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Posts tagged as “FLSA”

Compensable and Non-compensable Travel Time. Do You Know?

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There are many times when an employee may need to travel for business-related purposes. The latter span can include something brief, like a trip to the bank, or a cross-country flight for a business conference and depending upon the circumstances, it can be compensable time. I think the best way to tackle this is to take a look at examples as to what is and what is not: What is NOT compensable Home to work/Work to home (aka commuting) – An employee who travels from home before the regular workday and returns to his/her home at the end of the…

BYOD; Business Use of an Employee’s Personal Device Requires Compensation

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If you have an employee who drives their personal vehicle for a work related matter, it is the norm to reimburse the employee for the business-related use.  It is a straight forward calculation by taking into consideration how many miles the person drove and multiplying it by a rate.   The IRS even publishes a standard mileage rate of .58 cents per mile (2019).  But what if that employee uses their mobile personal device (aka cell phone) in a Bring Your Own Device (BYOD) workplace? As employers implement paperless, streamlined, and automated solutions to their work environment, we are finding that…

Now That The Employee Has Separated, When is Their Final Check Due?

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With the exception of four states (Alabama, Florida, Georgia, and Mississippi), each state has specific laws regarding the issuance of a final paycheck to a separated employee.  Many states differentiate whether the employee was separated voluntarily or involuntarily, and the timing ranges from “immediately” (yes, this means the same day the employee is terminated) to the next scheduled payday, so I have put together this table for quick and easy reference. Each state has penalties for violation of the final check rule, so be sure you know what is required.    A state such as California will enforce the employer to…

Waiting to be Engaged, or Engaged to Wait?

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Not knowing the difference could result in a costly Department of Labor claim.  Maybe more costly than a divorce. If your employee is Engaged to Wait then that time is considered hours worked.  Conversely, Waiting to be Engaged are off-the-clock hours, thus not hours worked or compensable under the Fair Labor Standards Act (FLSA). So what is the difference between the two?  I am glad you asked. Engaged to Wait is time spent primarily for the benefit of the employer, and how much restraint is placed on an employee who is waiting.   Let’s look at a few examples to…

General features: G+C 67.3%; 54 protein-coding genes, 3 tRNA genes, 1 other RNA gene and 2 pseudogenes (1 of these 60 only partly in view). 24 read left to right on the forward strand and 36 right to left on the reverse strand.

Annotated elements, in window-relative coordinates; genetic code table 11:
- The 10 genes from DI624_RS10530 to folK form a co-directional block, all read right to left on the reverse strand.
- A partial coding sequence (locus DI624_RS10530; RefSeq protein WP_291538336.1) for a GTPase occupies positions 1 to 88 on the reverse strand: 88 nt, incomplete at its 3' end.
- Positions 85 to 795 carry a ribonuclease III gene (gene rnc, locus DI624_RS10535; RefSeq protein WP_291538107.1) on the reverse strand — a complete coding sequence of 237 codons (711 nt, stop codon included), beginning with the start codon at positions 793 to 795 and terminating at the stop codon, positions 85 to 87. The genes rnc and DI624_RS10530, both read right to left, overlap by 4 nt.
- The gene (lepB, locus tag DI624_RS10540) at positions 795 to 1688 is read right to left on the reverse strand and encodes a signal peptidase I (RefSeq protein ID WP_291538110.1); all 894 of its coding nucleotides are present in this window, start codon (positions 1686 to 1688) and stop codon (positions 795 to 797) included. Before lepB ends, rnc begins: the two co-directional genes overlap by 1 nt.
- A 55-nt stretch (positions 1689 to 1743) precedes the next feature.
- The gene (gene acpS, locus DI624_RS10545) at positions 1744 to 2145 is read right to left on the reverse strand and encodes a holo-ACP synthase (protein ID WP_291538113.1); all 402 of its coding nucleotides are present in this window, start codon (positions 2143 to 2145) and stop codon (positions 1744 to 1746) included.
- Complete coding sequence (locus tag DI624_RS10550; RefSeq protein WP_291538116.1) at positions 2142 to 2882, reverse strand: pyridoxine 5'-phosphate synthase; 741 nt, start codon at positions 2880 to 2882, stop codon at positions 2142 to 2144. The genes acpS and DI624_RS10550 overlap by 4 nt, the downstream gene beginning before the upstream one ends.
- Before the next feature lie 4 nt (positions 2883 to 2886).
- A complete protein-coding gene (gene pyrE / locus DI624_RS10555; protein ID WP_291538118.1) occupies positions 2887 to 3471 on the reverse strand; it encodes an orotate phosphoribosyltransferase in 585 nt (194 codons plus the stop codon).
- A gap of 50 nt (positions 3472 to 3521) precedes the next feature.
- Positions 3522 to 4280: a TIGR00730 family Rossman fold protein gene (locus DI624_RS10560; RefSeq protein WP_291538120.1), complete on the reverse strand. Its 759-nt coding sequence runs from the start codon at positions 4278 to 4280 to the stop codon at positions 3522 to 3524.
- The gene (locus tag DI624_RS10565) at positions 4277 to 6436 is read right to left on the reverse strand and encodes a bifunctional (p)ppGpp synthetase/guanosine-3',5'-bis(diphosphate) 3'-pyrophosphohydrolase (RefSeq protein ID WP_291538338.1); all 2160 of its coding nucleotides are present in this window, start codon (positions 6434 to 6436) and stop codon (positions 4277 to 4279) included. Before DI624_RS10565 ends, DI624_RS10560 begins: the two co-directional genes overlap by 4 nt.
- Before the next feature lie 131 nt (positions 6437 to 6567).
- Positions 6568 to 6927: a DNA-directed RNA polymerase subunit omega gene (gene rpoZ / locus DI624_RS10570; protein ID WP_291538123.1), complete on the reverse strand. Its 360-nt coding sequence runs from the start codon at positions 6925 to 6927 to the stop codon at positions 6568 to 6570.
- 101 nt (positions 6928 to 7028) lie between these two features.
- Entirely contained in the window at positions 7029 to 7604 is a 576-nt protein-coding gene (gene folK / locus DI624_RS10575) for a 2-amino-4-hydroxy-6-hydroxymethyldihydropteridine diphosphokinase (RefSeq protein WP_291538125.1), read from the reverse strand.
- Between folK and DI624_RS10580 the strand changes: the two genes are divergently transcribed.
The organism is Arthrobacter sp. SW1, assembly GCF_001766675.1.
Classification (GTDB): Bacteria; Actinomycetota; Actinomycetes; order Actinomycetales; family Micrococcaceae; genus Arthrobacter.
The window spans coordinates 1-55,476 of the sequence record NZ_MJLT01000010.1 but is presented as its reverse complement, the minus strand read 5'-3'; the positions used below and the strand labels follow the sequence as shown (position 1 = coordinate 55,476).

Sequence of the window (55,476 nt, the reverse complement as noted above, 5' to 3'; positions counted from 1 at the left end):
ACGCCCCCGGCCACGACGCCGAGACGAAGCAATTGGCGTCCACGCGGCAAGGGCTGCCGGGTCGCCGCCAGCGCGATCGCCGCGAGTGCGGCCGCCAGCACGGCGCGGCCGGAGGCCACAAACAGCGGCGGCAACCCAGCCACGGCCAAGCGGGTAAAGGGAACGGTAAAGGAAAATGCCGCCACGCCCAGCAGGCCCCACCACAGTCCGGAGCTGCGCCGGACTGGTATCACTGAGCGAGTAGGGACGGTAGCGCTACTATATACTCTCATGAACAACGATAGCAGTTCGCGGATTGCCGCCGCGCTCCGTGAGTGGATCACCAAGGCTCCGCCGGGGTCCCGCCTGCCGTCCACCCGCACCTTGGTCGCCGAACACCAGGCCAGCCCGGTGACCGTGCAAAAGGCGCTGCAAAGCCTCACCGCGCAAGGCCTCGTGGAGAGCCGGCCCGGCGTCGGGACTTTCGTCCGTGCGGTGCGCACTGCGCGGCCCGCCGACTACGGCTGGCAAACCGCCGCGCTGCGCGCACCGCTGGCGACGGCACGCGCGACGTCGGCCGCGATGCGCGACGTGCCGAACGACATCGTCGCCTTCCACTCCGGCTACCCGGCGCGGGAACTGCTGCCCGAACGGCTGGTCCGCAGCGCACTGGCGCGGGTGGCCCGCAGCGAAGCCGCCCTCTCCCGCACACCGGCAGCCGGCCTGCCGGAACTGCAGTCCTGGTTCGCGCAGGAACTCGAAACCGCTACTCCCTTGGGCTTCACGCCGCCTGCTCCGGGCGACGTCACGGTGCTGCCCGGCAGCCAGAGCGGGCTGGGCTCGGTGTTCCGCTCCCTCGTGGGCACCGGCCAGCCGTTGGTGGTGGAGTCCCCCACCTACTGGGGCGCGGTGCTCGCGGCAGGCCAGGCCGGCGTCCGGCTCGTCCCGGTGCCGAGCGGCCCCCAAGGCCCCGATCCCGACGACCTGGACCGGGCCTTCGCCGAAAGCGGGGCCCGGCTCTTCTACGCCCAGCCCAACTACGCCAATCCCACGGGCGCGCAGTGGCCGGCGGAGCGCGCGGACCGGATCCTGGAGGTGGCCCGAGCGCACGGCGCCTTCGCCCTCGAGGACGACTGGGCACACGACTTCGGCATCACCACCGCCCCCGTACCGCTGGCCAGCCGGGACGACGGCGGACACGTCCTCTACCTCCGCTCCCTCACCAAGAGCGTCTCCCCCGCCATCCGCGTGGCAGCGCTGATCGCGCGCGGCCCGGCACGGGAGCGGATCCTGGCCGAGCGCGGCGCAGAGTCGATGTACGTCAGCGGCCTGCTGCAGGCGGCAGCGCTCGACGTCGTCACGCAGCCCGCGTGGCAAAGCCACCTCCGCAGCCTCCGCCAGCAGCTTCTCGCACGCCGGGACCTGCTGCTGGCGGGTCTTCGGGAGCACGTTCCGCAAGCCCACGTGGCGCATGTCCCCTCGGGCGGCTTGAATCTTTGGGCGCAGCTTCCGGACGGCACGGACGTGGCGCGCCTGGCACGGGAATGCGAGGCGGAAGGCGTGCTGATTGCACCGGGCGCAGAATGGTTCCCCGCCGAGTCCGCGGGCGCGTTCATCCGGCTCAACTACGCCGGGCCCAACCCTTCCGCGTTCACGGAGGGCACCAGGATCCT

Comp Time: Possible Expansion to Private Employers

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Compensatory time, aka Comp Time, has been an acceptable practice for government employees, but a recent bill passed by the House on May 2nd moves on to the Senate. Comp time is formally defined as time off that is accrued by an employee in exchange for cash overtime pay, or more precisely as 1.5 hours of Comp time in exchange for 1 hour worked of overtime.   While this may be happening in private businesses today, it is currently a violation of the Fair Labor Standards Act (FLSA), and the Working Families Flexibility Act of 2017 (H.R. 1180) is looking…

22 States Increase Minimum Wage

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Happy New Year! With the new year comes 19 states changing their minimum wage effective January 1st, and another three states implementing a change effective July 1st.  While the federal minimum wage remains the same at $7.25 per hour, the minimum wage for federal contractors has increased to $10.20 per hour. The following states will have a minimum wage change effective January 1st; (click on the state name for additional information) Alaska 9.80 Arizona 10.00 Arkansas 8.50 California 10.50 Colorado 9.30 Connecticut 10.10 Florida 8.10 Hawaii 9.25 Maine 9.00 10.68   Portland Massachusetts 11.00 Michigan 8.90 Missouri 7.70 Montana 8.15…

Federal Judge Blocks Overtime Pay Change

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A federal Judge on Tuesday blocked the law that was passed on May 17th, 2016 to increase the minimum salary amount a worker can earn and remain exempt from overtime pay. U.S. District Judge Amos Mazzant, of Texas, agreed with 21 states and a coalition of business groups, including the U.S. Chamber of Commerce, that the rule is unlawful and granted their motion for a nationwide injunction.   Mazzant stated that the federal law governing overtime does not allow the Labor Department to decide which workers are eligible based on salary levels alone. The rule was to take effect on…

Pay Frequency – Timing Matters

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To pay Weekly or Biweekly (or some other frequency), that is the question. The US Department of Labor (DOL) does not specify any sort of frequency in which employees should be paid minimum wages or the overtime compensation it calls for.  Instead the language states that “Wages required by the Fair Labor Standards Act (FLSA) are due on the regular payday for the pay period covered.”  While this seems vague, the DOL takes this principal seriously.  For example, if an employee fails to record time worked or submit a timesheet, and the employer is aware that work was performed, the…